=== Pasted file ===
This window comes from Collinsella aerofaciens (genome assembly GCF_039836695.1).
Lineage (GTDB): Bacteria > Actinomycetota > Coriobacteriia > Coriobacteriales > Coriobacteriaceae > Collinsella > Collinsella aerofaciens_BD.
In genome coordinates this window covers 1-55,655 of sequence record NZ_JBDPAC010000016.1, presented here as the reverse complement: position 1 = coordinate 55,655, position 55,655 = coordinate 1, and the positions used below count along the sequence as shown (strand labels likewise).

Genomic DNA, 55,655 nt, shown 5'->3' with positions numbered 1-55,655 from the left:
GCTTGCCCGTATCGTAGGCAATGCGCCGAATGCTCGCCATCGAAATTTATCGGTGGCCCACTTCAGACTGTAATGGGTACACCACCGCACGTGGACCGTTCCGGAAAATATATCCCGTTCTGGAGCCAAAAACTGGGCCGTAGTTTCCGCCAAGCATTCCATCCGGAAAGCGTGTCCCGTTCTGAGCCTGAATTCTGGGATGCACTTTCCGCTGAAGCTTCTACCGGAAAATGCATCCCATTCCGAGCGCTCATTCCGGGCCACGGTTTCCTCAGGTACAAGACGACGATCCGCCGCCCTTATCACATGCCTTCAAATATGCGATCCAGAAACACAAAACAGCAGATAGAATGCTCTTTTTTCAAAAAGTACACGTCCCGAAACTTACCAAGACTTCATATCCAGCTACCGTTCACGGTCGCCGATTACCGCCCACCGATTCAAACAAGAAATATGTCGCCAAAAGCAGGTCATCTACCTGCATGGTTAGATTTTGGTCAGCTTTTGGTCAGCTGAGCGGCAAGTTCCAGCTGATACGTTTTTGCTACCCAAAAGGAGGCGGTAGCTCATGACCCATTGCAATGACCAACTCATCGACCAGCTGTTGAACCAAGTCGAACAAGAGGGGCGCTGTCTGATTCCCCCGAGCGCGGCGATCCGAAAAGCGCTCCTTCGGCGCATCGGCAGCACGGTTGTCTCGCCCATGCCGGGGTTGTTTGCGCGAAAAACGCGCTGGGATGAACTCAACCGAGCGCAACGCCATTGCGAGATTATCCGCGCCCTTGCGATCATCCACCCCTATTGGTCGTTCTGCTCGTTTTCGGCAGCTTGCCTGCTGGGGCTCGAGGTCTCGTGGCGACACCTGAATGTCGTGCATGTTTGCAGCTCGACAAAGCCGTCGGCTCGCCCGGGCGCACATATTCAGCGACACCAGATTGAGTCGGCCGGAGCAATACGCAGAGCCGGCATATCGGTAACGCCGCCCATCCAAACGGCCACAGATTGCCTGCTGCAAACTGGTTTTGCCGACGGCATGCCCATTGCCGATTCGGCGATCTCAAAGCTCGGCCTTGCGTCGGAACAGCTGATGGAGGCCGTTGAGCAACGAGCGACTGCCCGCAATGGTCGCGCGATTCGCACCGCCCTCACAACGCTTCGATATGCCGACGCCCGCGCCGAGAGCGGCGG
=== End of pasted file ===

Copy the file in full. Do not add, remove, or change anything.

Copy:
This window comes from Collinsella aerofaciens (genome assembly GCF_039836695.1).
Lineage (GTDB): Bacteria > Actinomycetota > Coriobacteriia > Coriobacteriales > Coriobacteriaceae > Collinsella > Collinsella aerofaciens_BD.
In genome coordinates this window covers 1-55,655 of sequence record NZ_JBDPAC010000016.1, presented here as the reverse complement: position 1 = coordinate 55,655, position 55,655 = coordinate 1, and the positions used below count along the sequence as shown (strand labels likewise).

Genomic DNA, 55,655 nt, shown 5'->3' with positions numbered 1-55,655 from the left:
GCTTGCCCGTATCGTAGGCAATGCGCCGAATGCTCGCCATCGAAATTTATCGGTGGCCCACTTCAGACTGTAATGGGTACACCACCGCACGTGGACCGTTCCGGAAAATATATCCCGTTCTGGAGCCAAAAACTGGGCCGTAGTTTCCGCCAAGCATTCCATCCGGAAAGCGTGTCCCGTTCTGAGCCTGAATTCTGGGATGCACTTTCCGCTGAAGCTTCTACCGGAAAATGCATCCCATTCCGAGCGCTCATTCCGGGCCACGGTTTCCTCAGGTACAAGACGACGATCCGCCGCCCTTATCACATGCCTTCAAATATGCGATCCAGAAACACAAAACAGCAGATAGAATGCTCTTTTTTCAAAAAGTACACGTCCCGAAACTTACCAAGACTTCATATCCAGCTACCGTTCACGGTCGCCGATTACCGCCCACCGATTCAAACAAGAAATATGTCGCCAAAAGCAGGTCATCTACCTGCATGGTTAGATTTTGGTCAGCTTTTGGTCAGCTGAGCGGCAAGTTCCAGCTGATACGTTTTTGCTACCCAAAAGGAGGCGGTAGCTCATGACCCATTGCAATGACCAACTCATCGACCAGCTGTTGAACCAAGTCGAACAAGAGGGGCGCTGTCTGATTCCCCCGAGCGCGGCGATCCGAAAAGCGCTCCTTCGGCGCATCGGCAGCACGGTTGTCTCGCCCATGCCGGGGTTGTTTGCGCGAAAAACGCGCTGGGATGAACTCAACCGAGCGCAACGCCATTGCGAGATTATCCGCGCCCTTGCGATCATCCACCCCTATTGGTCGTTCTGCTCGTTTTCGGCAGCTTGCCTGCTGGGGCTCGAGGTCTCGTGGCGACACCTGAATGTCGTGCATGTTTGCAGCTCGACAAAGCCGTCGGCTCGCCCGGGCGCACATATTCAGCGACACCAGATTGAGTCGGCCGGAGCAATACGCAGAGCCGGCATATCGGTAACGCCGCCCATCCAAACGGCCACAGATTGCCTGCTGCAAACTGGTTTTGCCGACGGCATGCCCATTGCCGATTCGGCGATCTCAAAGCTCGGCCTTGCGTCGGAACAGCTGATGGAGGCCGTTGAGCAACGAGCGACTGCCCGCAATGGTCGCGCGATTCGCACCGCCCTCACAACGCTTCGATATGCCGACGCCCGCGCCGAGAGCGGCGG